Touchscreen devices like smartphones, tablet computers and human machine interfaces (HMIs) are all designed to support touch-based commands. Rather than using perhipherals like a keyboard and mouse, you can control them by touching the interface, typically with your finger or a stylus. It’s a simpler, more engaging way to control a device that most users prefer over traditional methods. But there are different types of touchscreen technology used to achieve this goal, one of which is infrared (IR).

IR Grid Touchscreen

IR grid is a type of touchscreen technology that uses a grid-like array of X-Y light-emitting diodes (LEDs) and photodetectors embedded around the edges of the interface. The LEDs produce IR light that travels across the surface of the interface, whereas the photodetectors analyze this light while searching for disruptions in it. When you touch your finger or a stylus on the interface, it disturbs the IR light produced by the LEDs. The photodetectors are then able to determine where exactly you touched, so they respond with the appropriate action (e.g. launch an app or type a letter into a document).

IR Acrylic Projection Touchscreen

A second form of IR touchscreen technology is IR acrylic projection. It works in a similar manner as IR grid by featuring LEDs on the interface’s edges that produce and transmit IR light across the surface. Rather than using photodetectors, however, IR acrylic projection uses special IR-capturing cameras, which are embedded on the back of the device. When you touch the surface of an IR acrylic projection device, it deforms the upper layer of clear, acrylic material, resulting in leakage of the IR light that’s detectable by the cameras. It’s called “IR acrylic projection” because the uppermost layer is made of acrylic. In comparison, IR grid devices do not feature an acrylic layer.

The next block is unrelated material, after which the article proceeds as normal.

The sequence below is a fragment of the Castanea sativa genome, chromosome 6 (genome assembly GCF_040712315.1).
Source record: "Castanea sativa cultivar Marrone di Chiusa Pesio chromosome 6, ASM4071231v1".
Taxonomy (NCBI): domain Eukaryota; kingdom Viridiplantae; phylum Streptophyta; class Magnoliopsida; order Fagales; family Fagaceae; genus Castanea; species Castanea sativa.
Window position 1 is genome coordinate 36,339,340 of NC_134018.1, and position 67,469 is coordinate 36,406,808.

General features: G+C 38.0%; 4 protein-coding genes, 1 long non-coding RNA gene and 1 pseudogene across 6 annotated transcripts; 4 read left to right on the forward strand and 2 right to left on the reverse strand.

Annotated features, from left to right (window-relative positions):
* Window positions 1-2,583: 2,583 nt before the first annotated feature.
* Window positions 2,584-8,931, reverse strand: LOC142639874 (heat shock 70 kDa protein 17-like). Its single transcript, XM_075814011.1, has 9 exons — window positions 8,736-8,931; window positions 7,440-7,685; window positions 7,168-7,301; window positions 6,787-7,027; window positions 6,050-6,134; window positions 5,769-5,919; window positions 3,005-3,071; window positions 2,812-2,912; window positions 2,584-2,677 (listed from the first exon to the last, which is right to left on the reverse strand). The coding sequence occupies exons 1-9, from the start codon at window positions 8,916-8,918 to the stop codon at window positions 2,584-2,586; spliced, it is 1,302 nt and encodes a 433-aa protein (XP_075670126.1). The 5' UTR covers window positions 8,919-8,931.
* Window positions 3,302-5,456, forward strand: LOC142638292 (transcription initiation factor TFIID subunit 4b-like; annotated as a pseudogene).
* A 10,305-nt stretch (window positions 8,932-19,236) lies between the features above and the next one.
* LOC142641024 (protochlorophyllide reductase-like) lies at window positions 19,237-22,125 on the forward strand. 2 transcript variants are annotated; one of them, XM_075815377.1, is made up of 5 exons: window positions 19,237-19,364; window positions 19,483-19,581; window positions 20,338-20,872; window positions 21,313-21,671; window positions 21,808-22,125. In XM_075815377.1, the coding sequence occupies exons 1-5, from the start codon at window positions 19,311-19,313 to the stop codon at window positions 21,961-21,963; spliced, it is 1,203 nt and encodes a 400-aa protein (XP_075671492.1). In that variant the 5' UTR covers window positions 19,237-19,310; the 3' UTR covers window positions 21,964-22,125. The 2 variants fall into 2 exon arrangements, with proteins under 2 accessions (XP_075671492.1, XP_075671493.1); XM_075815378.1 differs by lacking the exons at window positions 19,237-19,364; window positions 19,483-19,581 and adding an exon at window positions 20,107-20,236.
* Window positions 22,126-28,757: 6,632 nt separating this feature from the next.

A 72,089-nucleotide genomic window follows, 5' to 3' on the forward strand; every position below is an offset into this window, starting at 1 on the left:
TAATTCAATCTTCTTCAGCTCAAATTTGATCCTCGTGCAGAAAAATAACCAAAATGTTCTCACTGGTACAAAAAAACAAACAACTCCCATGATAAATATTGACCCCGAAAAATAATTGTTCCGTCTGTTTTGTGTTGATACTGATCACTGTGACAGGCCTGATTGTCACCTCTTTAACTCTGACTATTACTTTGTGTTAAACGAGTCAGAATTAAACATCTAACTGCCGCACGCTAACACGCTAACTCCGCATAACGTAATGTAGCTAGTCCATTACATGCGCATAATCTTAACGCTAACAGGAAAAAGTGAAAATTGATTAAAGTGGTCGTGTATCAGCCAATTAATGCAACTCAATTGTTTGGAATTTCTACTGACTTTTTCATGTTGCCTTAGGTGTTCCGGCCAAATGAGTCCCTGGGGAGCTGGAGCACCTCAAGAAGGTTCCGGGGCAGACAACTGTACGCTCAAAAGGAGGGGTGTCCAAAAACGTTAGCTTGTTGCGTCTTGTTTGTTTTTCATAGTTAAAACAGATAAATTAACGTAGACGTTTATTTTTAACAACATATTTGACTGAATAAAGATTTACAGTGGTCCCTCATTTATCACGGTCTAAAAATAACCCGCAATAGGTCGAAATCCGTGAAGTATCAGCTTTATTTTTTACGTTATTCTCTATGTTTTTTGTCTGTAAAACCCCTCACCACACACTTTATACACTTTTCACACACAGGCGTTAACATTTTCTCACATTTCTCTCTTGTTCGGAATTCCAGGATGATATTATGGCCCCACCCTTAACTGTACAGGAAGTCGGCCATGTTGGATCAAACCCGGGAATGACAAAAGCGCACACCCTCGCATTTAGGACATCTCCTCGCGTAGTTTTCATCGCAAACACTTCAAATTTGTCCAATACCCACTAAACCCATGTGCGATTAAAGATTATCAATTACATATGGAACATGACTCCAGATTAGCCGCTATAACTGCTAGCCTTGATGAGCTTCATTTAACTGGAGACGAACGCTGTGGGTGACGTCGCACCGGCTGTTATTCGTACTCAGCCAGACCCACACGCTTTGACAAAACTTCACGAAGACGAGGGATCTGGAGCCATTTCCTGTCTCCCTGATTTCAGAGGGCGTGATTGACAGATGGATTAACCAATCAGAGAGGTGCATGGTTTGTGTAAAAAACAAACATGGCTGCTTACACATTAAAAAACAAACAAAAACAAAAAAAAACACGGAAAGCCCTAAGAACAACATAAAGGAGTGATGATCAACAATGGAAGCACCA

Benefits of IR Touchscreen

Why should you consider an IR touchscreen device rather than a capacitive or resistive touchscreen device? Well, unlike capacitive touchscreen devices, IR devices can be used with a bare finger or gloved finger. This is because they don’t work by measuring changes in capacitance, so there’s no need to use a conductive object, such as your bare finger, to control it. Furthermore, IR touchscreen devices are highly sensitive. While IR grid is more sensitive than IR acrylic projection, both technologies can identify even small, light-pressure touches. These are just a few benefits of using an IR touchscreen device.